The most important (and sometimes scarce) resource on any motion picture job is not money, electricity, hard drive space, or even time; it’s information. If you have the proper information before the job starts, you can prepare and adjust for a deficit of basically any other resource. The more information you have, the more mentally and logistically prepared you will be, and the more smoothly the shoot will go. As a camera assistant, it is your job to seek out and have this and any other pertinent information (some of it even before you start your prep day). In terms of camera prep, the more you know, the easier it will be for you to find holes in the equipment list and make sure that you have everything you need before you leave the rental house.
The two people that are most important to speak with before a job are the Director of Photography and a qualified member of the production department, most often the Production Manager. Your conversation with the DP is about creative and technical details relating to the camera department, and your conversation with production revolves around logistics, inter-department communication, and the availability of resources provided to you. Sometimes this distinction will vary slightly, but it’s a good rule of thumb.
Let’s start with your conversation with production. If you don’t have the packing slip from the rental house yet, ask production to send you a copy. Seeing all the gear you’ll be using will normally fill in a lot of the gaps and answer some of your questions. Also, ask if any equipment is being sourced elsewhere. Perhaps the DP owns the camera package, or Production has monitors, lenses, or accessories. Have a good idea of what gear you’ll have and where it’s coming from.
Next, ask about locations. How many? Where will they be? Are they mostly interior or exterior, studio or location? Find out how many, if any, company moves you will have to endure. Will there be any splinter units, and if so, at what point in the day should you be prepared to peel off from the rest of the crew with the camera? While we’re on the topic of company moves, get some details about the camera truck. If you assume you’ll have a dedicated camera truck but don’t ask, chances are good you’ll be hunched in a cargo van, cursing and pulling your camera cart out from under a pile of production’s folding chairs, coolers, and EZ-UPs.
Also, ask if there will be a VTR operator on the job. If not, you are on the hook for knowing what monitors go where and setting them up. Production can tell you if client, director, or any other departments need a monitor. You will talk with the DP about on-camera monitoring as well as technical reference monitoring.
Don’t wait for the call sheet to go out to get numbers of other pertinent crew members. Production should give you a breakdown and contact information for the rest of your department, as well as pertinent people from other departments. You will have questions or comments for them and having their contact information handy will expedite this process.
Your Real Boss – The DP
Now that you have some basic information about the job, you should reach out to the DP. Start the conversation by chatting about the equipment list and confirming the details you’ve gathered from that. This should include confirming the camera system, lenses, and accessories you are using as well as the number of cameras playing on the job.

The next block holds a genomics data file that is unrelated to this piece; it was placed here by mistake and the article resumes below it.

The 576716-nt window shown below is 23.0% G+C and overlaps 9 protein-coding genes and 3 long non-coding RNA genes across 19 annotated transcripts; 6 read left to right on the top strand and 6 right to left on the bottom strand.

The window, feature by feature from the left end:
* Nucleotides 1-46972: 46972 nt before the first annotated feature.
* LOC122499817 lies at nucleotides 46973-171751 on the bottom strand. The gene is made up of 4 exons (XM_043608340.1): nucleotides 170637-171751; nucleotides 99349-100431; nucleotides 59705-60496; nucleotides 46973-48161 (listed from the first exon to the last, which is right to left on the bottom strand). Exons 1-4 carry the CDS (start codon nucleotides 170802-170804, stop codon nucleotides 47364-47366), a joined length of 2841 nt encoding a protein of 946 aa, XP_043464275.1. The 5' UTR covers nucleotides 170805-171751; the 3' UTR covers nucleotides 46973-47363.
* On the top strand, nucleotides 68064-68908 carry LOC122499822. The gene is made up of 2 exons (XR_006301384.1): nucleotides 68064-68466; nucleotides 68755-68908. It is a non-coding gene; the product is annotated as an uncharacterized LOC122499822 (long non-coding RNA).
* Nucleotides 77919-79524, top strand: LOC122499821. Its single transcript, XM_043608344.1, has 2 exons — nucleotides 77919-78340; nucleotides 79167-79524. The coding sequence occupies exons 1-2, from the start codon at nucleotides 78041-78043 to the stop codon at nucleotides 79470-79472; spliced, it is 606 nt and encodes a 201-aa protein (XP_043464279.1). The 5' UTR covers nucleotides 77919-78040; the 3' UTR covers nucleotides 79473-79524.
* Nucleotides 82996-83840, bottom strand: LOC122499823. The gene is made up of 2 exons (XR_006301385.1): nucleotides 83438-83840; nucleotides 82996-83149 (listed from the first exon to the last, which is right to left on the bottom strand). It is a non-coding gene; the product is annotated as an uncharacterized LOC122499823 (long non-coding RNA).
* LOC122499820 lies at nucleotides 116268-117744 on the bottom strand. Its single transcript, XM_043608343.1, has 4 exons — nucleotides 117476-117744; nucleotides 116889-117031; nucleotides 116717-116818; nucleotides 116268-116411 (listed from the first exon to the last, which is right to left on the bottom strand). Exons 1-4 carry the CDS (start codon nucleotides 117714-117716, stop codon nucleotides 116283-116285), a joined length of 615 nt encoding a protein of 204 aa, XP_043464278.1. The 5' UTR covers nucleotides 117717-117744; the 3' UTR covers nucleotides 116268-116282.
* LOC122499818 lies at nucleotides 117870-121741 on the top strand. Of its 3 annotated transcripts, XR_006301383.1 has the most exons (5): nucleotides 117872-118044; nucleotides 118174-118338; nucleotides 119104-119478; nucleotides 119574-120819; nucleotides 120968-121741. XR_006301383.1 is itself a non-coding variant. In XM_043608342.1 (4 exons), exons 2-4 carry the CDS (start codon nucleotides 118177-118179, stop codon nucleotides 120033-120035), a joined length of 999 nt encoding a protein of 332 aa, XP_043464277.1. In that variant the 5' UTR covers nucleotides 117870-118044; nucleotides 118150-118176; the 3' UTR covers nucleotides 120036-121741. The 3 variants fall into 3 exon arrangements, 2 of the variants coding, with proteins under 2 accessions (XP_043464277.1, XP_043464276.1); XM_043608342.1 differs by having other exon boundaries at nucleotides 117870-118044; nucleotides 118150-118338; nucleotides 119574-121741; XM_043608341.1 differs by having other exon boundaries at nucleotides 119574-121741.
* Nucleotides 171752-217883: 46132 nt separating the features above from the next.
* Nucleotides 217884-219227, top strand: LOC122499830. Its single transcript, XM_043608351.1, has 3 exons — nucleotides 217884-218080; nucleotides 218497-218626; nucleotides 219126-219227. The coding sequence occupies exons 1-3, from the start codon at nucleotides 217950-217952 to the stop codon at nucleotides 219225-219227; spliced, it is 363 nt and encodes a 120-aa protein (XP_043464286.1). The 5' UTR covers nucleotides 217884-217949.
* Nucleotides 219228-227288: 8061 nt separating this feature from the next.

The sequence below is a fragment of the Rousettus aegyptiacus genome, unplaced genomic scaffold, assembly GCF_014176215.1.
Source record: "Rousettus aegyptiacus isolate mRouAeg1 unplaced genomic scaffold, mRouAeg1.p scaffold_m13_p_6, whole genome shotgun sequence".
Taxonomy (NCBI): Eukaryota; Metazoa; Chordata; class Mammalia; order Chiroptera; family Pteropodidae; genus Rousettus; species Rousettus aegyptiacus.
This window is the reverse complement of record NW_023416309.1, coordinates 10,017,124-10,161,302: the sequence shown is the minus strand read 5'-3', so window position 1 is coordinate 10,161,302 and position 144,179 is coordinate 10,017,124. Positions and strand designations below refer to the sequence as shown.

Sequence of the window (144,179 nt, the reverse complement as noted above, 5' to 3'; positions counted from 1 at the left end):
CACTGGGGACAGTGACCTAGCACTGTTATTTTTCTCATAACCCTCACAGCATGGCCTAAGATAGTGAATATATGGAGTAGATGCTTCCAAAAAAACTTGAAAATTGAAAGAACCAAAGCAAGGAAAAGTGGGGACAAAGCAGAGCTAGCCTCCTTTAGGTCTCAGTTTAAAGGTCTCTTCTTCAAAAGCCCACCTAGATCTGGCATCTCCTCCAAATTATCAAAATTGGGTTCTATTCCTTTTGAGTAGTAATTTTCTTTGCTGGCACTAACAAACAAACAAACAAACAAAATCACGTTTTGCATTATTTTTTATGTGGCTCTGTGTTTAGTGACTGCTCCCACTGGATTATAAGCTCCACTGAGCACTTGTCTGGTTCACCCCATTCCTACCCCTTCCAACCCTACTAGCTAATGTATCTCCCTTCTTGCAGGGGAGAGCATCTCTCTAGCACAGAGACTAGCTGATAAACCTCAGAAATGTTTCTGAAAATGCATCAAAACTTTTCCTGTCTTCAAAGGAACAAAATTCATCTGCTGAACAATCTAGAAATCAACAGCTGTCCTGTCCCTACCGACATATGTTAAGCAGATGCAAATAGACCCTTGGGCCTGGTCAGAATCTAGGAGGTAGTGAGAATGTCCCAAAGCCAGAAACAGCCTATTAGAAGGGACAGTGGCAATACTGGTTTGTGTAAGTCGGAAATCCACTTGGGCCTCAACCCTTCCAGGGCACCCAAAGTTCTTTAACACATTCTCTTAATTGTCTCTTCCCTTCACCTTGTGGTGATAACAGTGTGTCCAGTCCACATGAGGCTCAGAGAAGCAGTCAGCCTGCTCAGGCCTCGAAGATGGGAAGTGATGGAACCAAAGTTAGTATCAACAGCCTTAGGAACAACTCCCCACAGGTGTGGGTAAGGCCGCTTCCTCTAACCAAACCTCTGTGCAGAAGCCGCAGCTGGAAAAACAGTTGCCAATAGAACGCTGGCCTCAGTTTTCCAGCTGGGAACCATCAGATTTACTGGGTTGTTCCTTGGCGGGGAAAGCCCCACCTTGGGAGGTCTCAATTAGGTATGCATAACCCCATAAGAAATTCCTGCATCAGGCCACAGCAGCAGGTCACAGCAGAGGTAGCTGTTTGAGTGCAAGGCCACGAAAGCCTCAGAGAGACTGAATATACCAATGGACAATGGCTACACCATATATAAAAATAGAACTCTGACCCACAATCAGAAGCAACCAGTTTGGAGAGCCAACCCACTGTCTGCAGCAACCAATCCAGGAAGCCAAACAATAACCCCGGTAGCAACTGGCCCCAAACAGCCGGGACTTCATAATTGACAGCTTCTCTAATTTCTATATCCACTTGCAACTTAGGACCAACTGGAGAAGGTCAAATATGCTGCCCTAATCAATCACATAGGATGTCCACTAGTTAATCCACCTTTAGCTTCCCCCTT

Get a rundown of the setups they have planned, and ask any questions about what is brought up. Be sure to find out about camera support. Will you be on a dolly or jib? Should you be prepared to rebuild the camera for steadicam or gimbal? Are you doing handheld? Ask if there are any special considerations such as car mounts, hopping into a helicopter, or that deep sea diving scene nobody mentioned to you. Basically know what the plan is for the day – as best you can.
Get the shooting specifications so you can set them at prep. You want to know what resolutions, codecs, and frame rates they want to use and have them set up and tested. These settings also affect how much data you will use, and you can add media as necessary. This is also a good time to ask if there is anything they would like to be a baseline state, such as “Keep the ⅛ Black Pro Mist in for the whole show” or “every time we’re on the dolly, put the 35mm on and switch to 48 fps”. Make sure you pass any important points down the chain by talking to the 2nd AC. They like information, too!
All Other Departments
Sometimes you will have to have conversations with other departments as well. If you are doing a car rig, you’ll want to talk to the grip department and get their plan so you can identify any camera-side issues. Get in touch with the electric department to see if you will have set power at every location so you can decide if you have the appropriate amount of battery power. Ask the sound mixer if they are planning on mounting an audio hop or timecode sync box to the camera and discuss the I/O of those connections. Take a minute to think through the day and decide if there is anyone else you should reach out to for clarification or preparation.
Every detail of all these discussions is subject to change, but having these conversations and knowing the schedule will help you to anticipate the needs of the job. If you get on the same page as everyone in charge, and make sure you have added everything you will need before you leave the checkout at the rental house, you will be ready to execute everything smoothly and to specifications.
That is, until the powers that be throw the plan in the garbage and decide to change everything at the very last minute.